The identification of unhealthy environmental impacts and the understanding of underlying molecular mechanisms build the scientific basis for the development of new, more efficient diagnostic and therapeutic approaches as well as individual based prevention strategies. Because of our focus on health effects that can be caused by chemicals, we support the UFZ strategy of an integrated chemical risk assessment regarding risks for humans and the ecosystem.

Recent Publications

Leppert, B., Strunz, S., Seiwert, B., Schlittenbauer, L., Schlichting, R., Pfeiffer, C., Röder, S., Bauer, M., Borte, M., Stangl, G.I., Schöneberg, T., Schulz, A., Karkossa, I., Rolle-Kampczyk, U.E., Thürmann, L., von Bergen, M., Escher, B.I., Junge, K.M., Reemtsma, T., Lehmann, I., Polte, T. Maternal paraben exposure triggers childhood overweight development Nature Communications 2020
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press release

Krause, J.L., Schaepe, S.S., Fritz-Wallace, K., Engelmann, B., Rolle-Kampczyk, U., Kleinsteuber, S., Schattenberg, F., Liu, Z., Müller, S., Jehmlich, N., von Bergen, M., Herberth, G. Following the community development of SIHUMIx – a new intestinal in vitro model for bioreactor use Gut Microbes 2020
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Junge, K.M., Leppert, B., Jahreis, S., Wissenbach, D.K., Feltens, R., Grützmann, K., Thürmann, L., Bauer, T., Ishaque, N., Schick, M., Bewerunge-Hudler, M., Röder, S., Bauer, M., Schulz, A., Borte, M., Landgraf, K., Körner, A., Kiess, W., von Bergen, M., Stangl, G.I., Trump, S., Eils, R., Polte, T., Lehmann, I. MEST mediates the impact of prenatal bisphenol A exposure on long-term body weight development Clinical Epigenetics 2018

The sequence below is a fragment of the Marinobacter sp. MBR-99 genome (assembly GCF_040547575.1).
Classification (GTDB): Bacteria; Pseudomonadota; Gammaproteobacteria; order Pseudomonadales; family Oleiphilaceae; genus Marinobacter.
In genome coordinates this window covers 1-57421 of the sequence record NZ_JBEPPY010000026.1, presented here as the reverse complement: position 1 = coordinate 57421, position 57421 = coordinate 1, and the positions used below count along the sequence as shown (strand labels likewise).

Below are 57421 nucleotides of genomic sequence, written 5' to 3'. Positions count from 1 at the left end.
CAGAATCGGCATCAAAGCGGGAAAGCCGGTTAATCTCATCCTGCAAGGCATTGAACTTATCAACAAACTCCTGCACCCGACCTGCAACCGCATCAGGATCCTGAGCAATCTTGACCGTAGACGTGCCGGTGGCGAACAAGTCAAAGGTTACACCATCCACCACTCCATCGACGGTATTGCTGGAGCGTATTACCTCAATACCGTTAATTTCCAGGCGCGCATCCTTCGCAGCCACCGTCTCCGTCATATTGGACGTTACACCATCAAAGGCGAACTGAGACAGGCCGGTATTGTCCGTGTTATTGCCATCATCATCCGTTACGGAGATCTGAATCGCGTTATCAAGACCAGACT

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Bauer, M. Cell-type-specific disturbance of DNA methylation pattern: a chance to get more benefit from and to minimize cohorts for epigenome-wide association studies International Journal of Epidemiology 2018
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Thürmann, L., Grützmann, K., Klös, M., Bieg, M., Winter, M., Polte, T., Bauer, T., Schick, M., Bewerunge-Hudler, M., Röder, S., Bauer, M., Wissenbach, D.K., Sack, U., Weichenhan, D., Mücke, O., Plass, C., Borte, M., von Bergen, M., Lehmann, I., Eils, R., Trump, S. Early-onset childhood atopic dermatitis is related to NLRP2 repression J. Allergy Clin. Immunol. 2018
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Jahreis S, Trump S, Bauer M, Bauer T, Thürmann L, Feltens R, Wang Q, Gu L, Grützmann K, Röder S, Averbeck M, Weichenhahn D, Plass C, Sack U, Borte M, G. Schüürmann, Simon JC, von Bergen, Hackermüller J, Eils R, Lehmann I, Polte T Maternal phthalate exposure promotes allergic airway inflammation over two generations via epigenetic modifications J. Allergy Clin. Immunol. 2017
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M. Winter, L. Thürmann, Z. Gu, G. Schüürmann, G. Herberth, D. Hinz, M. von Bergen, H. Harms, S. Olek, S. Röder, M. Borte, R. Eils, I. Lehmann, S. Trump The benzene metabolite 1,4-benzochinone reduces Treg function – a potential mechanism for tobacco smoke-associated atopic dermatitis J. Allergy Clin. Immunol. 2017
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Herberth G, Pierzchalski A, Feltens R, Bauer M, Röder S, Olek S, Hinz D, Borte M, von Bergen M, Lehmann I for the LINA study group Prenatal phthalate exposure associates with low regulatory T cell numbers and atopic dermatitis in early childhood – results from the LINA mother-child study J. Allergy Clin. Immunol. 2016, 139(4):1376-1379